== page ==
The U.S. Environmental Protection Agency's storm-water runoff rules for construction sites will apply to road expansion projects. Contractors working on highway projects long have been required to control runoff, but the EPA rules released this month require water flowing from construction sites to meet strict water-quality standards.
Nick Goldstein, assistant general counsel and director of regulatory affairs for the American Road & Transportation Builders Association, questioned whether the new rules are even necessary on road projects.
Runoff from a highway expansion causes less damage than runoff from a vertical construction site, he said.
Highway runoff is less concentrated because it is spread over whatcan be miles of roadway, Goldstein said.
Starting in 2011, the runoff rules will apply to all projects thatdisturb 20 acres or more. In 2014, the EPA rules will regulate all projects that disturb 10 acres or more.
A highway job can cause as much damage as a vertical construction site, especially if the work is around a bridge over water, said Bob Newport, storm-water specialist in the EPA's Chicago regional office,which oversees Wisconsin. State transportation departments already require contractors take steps to control storm water, he said.
Roads have been in and under this program already, he said.
The Wisconsin Department of Transportation, through an agreement with the state Department of Natural Resources, requires runoff controls on projects.
But unlike the WisDOT-DNR agreement, the EPA requires water quality be measured in nephelometric turbidity units. The higher the NTU, the more dirt or sediment in the water. The EPA rule sets the limit at280 NTU.
But, by setting a numeric limit on runoff water quality, the new EPA rules may require more expensive storm-water control methods than the retention ponds and bio-swales commonly in use, Goldstein said.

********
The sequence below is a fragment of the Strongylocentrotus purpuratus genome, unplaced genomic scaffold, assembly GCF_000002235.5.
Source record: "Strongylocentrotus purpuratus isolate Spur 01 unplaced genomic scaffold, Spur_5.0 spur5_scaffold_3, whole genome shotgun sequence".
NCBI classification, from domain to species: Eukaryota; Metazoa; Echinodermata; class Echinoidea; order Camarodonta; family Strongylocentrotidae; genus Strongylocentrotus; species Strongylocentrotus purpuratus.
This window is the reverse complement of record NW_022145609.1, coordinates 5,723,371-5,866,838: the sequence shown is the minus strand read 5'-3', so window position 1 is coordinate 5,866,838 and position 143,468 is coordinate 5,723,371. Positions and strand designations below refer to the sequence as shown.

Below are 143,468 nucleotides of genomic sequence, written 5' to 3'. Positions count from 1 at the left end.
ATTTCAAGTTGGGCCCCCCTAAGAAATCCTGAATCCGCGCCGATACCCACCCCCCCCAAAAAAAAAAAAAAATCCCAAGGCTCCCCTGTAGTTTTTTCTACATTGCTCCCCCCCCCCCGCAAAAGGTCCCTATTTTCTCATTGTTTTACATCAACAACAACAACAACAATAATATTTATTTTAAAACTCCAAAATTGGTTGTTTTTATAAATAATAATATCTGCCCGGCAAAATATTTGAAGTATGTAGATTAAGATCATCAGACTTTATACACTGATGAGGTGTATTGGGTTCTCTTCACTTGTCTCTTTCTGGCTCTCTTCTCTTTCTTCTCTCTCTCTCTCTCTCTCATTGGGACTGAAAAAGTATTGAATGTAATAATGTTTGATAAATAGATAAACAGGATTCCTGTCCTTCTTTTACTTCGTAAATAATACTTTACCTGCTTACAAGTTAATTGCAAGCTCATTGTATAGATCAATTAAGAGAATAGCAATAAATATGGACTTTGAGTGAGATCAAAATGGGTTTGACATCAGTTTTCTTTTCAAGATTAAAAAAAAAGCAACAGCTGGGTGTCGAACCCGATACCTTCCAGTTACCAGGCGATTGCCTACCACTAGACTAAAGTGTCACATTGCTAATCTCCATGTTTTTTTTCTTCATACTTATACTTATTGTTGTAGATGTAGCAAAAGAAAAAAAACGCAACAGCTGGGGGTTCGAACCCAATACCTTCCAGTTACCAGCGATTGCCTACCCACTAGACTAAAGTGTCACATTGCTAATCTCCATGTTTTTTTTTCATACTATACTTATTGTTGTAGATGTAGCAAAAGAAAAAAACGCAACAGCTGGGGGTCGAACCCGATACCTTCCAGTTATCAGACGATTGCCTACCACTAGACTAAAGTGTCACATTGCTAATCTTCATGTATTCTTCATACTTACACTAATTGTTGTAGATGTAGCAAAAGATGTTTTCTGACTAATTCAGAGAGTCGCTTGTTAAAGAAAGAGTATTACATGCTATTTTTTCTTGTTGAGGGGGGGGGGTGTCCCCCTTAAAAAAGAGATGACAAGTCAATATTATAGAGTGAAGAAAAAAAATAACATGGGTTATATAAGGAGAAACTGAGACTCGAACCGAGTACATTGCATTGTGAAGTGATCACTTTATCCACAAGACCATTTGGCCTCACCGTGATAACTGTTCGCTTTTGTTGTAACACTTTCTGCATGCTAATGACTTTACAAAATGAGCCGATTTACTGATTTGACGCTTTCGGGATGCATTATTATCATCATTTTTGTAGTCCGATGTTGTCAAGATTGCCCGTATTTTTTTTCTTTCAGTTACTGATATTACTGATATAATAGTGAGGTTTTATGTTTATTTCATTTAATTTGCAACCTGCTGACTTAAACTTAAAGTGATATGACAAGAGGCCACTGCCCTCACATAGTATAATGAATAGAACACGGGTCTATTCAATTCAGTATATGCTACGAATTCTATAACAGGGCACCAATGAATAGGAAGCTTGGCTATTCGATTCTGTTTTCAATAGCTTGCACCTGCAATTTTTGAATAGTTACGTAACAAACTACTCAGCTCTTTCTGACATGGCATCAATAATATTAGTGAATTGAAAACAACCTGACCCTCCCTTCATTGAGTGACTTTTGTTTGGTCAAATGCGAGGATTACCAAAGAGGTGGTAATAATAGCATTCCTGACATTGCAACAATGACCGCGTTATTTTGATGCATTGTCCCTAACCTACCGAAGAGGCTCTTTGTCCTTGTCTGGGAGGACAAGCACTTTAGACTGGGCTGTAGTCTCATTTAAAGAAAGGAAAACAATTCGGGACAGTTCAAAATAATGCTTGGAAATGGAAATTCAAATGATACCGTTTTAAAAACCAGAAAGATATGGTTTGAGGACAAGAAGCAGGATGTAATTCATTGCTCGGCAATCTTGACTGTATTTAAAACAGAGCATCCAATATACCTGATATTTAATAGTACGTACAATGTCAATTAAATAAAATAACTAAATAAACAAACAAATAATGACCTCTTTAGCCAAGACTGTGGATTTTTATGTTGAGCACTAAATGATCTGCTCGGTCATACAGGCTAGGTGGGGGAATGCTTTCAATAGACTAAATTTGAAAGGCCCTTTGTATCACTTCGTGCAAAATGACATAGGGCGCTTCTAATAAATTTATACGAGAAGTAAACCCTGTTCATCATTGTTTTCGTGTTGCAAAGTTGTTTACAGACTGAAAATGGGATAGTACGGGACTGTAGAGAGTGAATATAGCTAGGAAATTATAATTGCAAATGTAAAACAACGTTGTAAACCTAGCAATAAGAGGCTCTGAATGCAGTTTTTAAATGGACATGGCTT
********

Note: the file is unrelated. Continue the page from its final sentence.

This is especially likely in states, such as those in the Northwest, that get high levels of precipitation, he said. Wisconsin, he said, is not one of those states.
To try to tell them all that they have to adhere to the same numeric standard is counterproductive, he said, because the EPA rules could undermine finely tuned standards departments of transportation already have established.
In many cases, the runoff control methods that states already require will be enough to satisfy the EPA's numeric threshold, Newport said.
There is going to be a lot of projects where the design that they would be using right now would probably meet the effluent guidelines,Newport said.
Goldstein said that's a reach.
I think it's tough to say that, he said. And if that's the case, why do you need the numeric standards there in the first place?
The EPA set a specific number because regulators need a way to determine whether required practices are working, Newport said.
Our rule, he said, it just sort of further clarifies the minimum standard of what we expect to see.